28. Guest says:

    This article is like every other article on how people "should eat:" Unsubstantiated, and not taking into account individual situations, age, fitness levels, fitness goals, maintenance, body types, and so forth. Completely useless. The only way to find out how much you should eat is to use common sense, exercise moderately, and find the exact formula that works for you. Disregarding the six meal plan with slippery slope "science" is the same as people who say three meals a day is antiquated and inadequate: silly.

  29. Ryan says:

    If you eat three times a day then you will load your caloric intake for the day into three huge meals. The average recommended intake is 2,000-2,500 calories for the average person, which would mean eating an average of 667-833 calories per meal. The takes what it needs for energy (burned calories) and the rest gets digested and stored which usually means more fat. If you follow the six meals a day plan then you only have to eat half of those calories I have just written per meal. Your body will still take what it needs, but leave much less calories to store into the fat cells. This will also boost your metabolism and as long as you are not eating Mcdonald's 6 times a day you will be fine. As far as the no food overnight idea is involved, I dont think you exactly understand what weight you are losing when you starve your body. The very first place the body will go to in order to get energy is the muscle, so sure you will lose weight, but it wont be the fat that you are losing it will be the muscle that you are losing. Now with that said if you are to have late night meals and are trying to lose weight it should consist of mostly protein and very few, if any carbohydrates. People if you are trying to lose weight 6 meals a day is the smart way to go, limit the carbs in the diet and up the protein, as the protein will not be stored as fat. Eat chicken, fish, steak, etc with limited carbs all of which should be consumed earlier in the day and you will lose weight!!! guarenteed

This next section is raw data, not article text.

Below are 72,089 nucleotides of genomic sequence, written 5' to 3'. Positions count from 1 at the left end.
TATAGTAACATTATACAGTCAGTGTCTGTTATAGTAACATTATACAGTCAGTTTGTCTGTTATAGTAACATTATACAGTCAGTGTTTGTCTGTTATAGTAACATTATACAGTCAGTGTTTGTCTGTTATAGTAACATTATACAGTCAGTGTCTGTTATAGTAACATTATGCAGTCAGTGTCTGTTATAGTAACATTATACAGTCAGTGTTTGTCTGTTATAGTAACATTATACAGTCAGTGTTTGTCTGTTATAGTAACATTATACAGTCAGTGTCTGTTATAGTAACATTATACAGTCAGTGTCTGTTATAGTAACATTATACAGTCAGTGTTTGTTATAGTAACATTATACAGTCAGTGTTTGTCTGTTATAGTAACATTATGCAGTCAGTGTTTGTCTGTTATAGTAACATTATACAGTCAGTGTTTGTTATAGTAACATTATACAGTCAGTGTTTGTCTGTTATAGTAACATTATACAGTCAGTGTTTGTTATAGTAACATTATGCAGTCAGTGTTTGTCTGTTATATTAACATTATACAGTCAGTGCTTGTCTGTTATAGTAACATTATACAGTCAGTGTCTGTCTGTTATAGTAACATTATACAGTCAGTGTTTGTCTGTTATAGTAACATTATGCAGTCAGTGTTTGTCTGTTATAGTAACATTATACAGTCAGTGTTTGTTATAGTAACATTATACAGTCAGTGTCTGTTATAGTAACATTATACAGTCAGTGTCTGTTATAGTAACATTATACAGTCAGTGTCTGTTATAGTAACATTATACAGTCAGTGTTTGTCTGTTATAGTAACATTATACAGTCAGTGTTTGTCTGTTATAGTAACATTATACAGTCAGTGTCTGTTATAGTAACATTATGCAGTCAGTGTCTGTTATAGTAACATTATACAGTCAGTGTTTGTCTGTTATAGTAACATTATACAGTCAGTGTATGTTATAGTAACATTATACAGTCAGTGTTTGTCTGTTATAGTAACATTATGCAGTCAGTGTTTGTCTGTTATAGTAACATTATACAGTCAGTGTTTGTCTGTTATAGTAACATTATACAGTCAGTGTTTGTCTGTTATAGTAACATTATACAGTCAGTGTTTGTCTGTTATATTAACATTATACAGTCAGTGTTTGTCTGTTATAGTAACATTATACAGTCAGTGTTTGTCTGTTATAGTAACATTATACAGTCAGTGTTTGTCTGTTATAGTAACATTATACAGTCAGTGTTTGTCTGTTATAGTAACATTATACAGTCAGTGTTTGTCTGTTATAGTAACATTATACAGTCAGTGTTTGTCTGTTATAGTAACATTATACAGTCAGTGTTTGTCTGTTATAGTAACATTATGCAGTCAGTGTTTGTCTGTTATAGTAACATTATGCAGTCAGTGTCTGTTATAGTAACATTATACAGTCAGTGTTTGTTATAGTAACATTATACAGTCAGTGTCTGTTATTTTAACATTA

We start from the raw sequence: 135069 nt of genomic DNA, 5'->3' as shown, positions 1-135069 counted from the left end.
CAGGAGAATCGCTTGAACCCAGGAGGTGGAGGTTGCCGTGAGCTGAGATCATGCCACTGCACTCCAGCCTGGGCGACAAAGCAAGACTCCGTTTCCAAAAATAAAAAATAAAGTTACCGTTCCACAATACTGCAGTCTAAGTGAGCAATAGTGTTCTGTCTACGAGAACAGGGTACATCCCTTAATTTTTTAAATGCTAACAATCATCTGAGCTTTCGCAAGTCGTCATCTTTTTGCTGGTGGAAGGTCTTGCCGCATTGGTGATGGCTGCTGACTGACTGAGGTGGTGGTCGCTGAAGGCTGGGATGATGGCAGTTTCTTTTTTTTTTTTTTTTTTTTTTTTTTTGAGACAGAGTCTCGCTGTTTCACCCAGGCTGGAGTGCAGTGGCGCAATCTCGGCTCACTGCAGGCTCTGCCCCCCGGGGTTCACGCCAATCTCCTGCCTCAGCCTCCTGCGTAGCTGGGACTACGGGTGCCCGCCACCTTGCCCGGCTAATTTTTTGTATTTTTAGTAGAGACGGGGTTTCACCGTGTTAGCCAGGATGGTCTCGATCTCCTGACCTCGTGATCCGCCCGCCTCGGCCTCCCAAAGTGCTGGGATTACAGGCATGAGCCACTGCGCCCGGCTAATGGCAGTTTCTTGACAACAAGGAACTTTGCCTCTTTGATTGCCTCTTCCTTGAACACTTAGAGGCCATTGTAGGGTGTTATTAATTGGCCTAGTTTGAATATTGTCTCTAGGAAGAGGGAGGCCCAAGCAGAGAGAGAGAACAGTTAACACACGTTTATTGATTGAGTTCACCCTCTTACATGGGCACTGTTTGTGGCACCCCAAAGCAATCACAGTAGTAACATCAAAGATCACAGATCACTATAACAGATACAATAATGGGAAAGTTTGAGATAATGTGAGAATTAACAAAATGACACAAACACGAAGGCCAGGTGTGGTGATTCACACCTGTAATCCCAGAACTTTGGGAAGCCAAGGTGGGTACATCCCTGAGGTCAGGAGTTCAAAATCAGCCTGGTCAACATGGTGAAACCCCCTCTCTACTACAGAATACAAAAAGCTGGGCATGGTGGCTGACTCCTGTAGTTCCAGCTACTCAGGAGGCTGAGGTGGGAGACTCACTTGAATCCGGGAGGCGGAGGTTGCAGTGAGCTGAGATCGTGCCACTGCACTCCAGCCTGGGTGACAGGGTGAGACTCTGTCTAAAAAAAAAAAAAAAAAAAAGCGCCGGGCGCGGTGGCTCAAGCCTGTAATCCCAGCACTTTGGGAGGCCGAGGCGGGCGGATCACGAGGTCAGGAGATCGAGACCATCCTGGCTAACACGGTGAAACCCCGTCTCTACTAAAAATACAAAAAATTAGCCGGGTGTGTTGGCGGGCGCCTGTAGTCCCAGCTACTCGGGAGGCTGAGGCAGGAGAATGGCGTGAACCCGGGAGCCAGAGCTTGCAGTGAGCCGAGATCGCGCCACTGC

30. Holy crap! $3 million?!?! This woman just FARTS money, doesn’t she? Where can I get her flatulence pills?Report this comment as spam or abuse

  31. […] a day, the body and mind will have a steady flow of fuel and never crash. In a recent article, “Dangers of Frequent Eating,” I discussed my issues with this dietary theory and presented the research debunking this grazing […]